Okay. My mother would be standing up and I’d stand up with her. My mother always dressed really nice, and it was so wonderful to stand with my mother in the synagogue. The thing is that my father’s side of the family wasn’t really religious. On my mother’s side of the family, my great uncle, her uncle, he was religious and kosher, and my grandmother kept a kosher house for my uncle, my mother’s mother. So, it was a very different feeling. Even when we celebrated the holidays at my grandmother’s house, it was just a very feeling of really people who were really into being Jewish. As a matter of fact, my uncle, he’d be in his suit… He was an accountant. He’d be in his suit, he’d be in my grandmother’s bedroom. He’d open up the big window and he’d read the New York Times outside the window, because the light… It was Shabas and when the light goes down, when the sun goes down, you can’t read anymore. So, he made sure to read till the last bit of sunlight went down, but he wanted to be sure of the exact time. So, he’d read out the window in Bensonhurst.

It was so funny to me. It was so great. I loved it. I loved it. And also, I spoke to my friend Nancy this morning. Now, I know her since I’m 25, we roomed together when we went to school. We lit the menorah. And when we lit the menorah, both in social work school. When we lit the menorah, we put a candle for homeless Pete, like a King. Every time we’d say a prayer with a candle, we would bring in everybody who was in need that we wanted a miracle for. And that was wonderful.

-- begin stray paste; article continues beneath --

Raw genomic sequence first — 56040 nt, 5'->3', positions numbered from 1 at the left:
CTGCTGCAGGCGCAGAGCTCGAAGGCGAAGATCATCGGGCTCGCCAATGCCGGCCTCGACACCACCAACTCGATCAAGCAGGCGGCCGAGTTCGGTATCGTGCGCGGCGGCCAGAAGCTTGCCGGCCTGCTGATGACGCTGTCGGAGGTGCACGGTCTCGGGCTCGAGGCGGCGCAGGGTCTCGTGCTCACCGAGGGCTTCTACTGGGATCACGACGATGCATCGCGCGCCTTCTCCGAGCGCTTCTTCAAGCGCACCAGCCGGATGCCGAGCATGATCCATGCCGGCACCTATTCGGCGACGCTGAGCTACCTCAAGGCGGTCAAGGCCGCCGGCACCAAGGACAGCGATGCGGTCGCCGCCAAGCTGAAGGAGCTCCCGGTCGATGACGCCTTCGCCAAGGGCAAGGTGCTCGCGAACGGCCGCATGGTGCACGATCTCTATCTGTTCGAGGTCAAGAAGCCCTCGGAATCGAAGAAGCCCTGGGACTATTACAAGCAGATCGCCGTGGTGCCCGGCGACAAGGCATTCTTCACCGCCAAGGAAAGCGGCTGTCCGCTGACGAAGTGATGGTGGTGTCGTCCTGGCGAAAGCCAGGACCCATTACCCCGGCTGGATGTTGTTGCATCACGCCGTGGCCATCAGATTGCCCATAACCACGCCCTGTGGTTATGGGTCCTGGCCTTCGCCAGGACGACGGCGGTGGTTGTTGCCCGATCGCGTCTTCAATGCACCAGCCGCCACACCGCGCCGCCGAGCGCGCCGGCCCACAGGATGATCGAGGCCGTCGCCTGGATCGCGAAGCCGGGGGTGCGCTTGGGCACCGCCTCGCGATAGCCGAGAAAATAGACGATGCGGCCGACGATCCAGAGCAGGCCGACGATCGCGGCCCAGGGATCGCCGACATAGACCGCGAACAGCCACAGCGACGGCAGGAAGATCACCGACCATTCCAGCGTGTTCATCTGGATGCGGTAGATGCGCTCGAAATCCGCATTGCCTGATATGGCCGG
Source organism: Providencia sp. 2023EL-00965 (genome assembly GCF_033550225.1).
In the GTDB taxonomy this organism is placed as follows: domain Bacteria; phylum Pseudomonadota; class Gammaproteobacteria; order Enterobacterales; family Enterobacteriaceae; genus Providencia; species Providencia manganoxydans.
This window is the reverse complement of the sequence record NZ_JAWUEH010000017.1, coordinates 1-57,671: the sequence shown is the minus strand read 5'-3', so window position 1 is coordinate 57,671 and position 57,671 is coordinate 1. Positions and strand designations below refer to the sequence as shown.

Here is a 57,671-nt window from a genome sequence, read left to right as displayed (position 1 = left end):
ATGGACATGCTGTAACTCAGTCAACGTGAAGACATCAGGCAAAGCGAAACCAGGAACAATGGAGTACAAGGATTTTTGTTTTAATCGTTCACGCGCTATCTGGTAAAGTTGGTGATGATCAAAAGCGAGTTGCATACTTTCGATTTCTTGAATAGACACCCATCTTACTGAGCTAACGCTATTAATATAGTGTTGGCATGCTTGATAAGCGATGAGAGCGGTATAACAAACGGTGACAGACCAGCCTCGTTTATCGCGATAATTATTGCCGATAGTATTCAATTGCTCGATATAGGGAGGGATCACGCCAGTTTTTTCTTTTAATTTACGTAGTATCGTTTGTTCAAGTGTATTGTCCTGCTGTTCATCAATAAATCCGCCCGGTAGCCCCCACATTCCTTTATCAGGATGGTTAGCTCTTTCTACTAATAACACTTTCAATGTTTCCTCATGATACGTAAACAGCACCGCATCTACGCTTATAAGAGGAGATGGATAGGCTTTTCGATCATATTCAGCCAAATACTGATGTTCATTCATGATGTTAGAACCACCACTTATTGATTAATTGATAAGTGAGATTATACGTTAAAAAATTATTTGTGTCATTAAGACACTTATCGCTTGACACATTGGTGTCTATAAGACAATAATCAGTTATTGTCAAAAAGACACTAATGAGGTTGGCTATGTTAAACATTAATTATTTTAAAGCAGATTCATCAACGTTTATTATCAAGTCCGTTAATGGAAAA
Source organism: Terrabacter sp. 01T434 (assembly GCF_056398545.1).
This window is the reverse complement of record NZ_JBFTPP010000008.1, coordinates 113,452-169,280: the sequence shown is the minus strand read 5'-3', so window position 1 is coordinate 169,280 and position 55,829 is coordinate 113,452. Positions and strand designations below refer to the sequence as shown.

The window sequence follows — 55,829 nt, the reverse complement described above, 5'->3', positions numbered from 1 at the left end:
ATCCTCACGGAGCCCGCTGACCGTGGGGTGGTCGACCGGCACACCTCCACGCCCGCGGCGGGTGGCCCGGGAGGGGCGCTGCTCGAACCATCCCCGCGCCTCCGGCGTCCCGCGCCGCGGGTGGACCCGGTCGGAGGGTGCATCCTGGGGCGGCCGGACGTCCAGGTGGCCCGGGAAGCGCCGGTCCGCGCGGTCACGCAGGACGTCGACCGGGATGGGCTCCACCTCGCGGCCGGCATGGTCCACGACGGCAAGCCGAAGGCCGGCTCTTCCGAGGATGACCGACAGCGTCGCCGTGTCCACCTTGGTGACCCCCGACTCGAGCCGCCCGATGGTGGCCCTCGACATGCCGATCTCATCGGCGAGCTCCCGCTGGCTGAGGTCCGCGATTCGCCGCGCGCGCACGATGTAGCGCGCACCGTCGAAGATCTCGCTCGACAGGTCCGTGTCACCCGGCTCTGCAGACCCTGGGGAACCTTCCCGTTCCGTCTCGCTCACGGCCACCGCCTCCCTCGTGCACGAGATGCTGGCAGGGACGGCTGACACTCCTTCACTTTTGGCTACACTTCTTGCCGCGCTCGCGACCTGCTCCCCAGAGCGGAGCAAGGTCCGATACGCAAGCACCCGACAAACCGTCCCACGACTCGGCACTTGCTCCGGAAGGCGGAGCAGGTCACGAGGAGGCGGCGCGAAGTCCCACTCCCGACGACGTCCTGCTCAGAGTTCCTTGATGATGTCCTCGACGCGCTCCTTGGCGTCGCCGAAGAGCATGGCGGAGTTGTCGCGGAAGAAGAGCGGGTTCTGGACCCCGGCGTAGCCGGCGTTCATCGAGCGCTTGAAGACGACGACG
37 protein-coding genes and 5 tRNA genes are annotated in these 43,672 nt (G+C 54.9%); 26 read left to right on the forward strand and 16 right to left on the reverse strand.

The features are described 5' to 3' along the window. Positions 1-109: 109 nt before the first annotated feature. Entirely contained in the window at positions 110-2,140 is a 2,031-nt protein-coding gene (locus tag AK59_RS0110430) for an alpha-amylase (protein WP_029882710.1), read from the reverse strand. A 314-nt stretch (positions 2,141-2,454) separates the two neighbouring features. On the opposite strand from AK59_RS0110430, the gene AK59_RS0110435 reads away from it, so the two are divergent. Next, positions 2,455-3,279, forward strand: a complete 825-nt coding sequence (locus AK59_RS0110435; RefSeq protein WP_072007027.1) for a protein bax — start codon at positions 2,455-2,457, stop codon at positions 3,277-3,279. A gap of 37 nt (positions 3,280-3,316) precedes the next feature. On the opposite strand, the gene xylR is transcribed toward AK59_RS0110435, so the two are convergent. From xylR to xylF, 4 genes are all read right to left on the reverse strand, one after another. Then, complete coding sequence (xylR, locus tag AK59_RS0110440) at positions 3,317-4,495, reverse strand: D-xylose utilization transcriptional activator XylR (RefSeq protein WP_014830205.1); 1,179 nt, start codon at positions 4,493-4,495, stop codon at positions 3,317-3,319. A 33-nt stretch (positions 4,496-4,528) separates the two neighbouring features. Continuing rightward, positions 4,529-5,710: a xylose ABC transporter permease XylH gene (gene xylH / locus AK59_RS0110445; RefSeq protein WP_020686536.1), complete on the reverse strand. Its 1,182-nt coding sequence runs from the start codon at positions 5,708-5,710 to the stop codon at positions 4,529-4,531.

I never wrote my own Haggadah, but my friend Arlene and my friend Linda… Linda passed, may she be in peace. My friend Arlene, she was always brilliant. Even when we were young. I’ve known her since I was 12. She actually wrote the first textbook on transgendered families for schools. She’s just an amazing, brilliant woman. But they wrote a Haggadah, which included a lot of stuff. It was a women’s Haggadah, I don’t know if it was the lesbian… Maybe it was also the lesbian feminists Haggadah. Anyway. But they put in stuff about women from pagan times, things about herbs, things about rocks, things about everything that had to do with women’s history. We celebrated women like Hannah Szenes. We celebrated women in the Seder manual and in the Seder, like Hannah Szenes, who was a Jewish paratrooper during World War II, who went behind enemy lines and went down and helped people. She came from this small town. And unfortunately, she ended up in concentration camp and died, but she’s very well known. They even have a school, called the Hannah Szenes School, that comes here. So, she’s really a figure.